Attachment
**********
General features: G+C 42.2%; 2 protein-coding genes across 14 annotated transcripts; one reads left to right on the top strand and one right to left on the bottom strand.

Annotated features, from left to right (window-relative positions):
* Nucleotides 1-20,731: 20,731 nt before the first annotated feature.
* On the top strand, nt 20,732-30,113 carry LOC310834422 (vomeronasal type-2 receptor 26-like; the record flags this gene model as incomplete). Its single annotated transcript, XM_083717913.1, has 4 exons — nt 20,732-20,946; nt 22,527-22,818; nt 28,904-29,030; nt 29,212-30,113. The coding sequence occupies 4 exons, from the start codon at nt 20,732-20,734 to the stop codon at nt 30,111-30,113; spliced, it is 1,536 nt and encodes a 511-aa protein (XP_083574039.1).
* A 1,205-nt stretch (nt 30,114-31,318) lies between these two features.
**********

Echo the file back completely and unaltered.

General features: G+C 42.2%; 2 protein-coding genes across 14 annotated transcripts; one reads left to right on the top strand and one right to left on the bottom strand.

Annotated features, from left to right (window-relative positions):
* Nucleotides 1-20,731: 20,731 nt before the first annotated feature.
* On the top strand, nt 20,732-30,113 carry LOC310834422 (vomeronasal type-2 receptor 26-like; the record flags this gene model as incomplete). Its single annotated transcript, XM_083717913.1, has 4 exons — nt 20,732-20,946; nt 22,527-22,818; nt 28,904-29,030; nt 29,212-30,113. The coding sequence occupies 4 exons, from the start codon at nt 20,732-20,734 to the stop codon at nt 30,111-30,113; spliced, it is 1,536 nt and encodes a 511-aa protein (XP_083574039.1).
* A 1,205-nt stretch (nt 30,114-31,318) lies between these two features.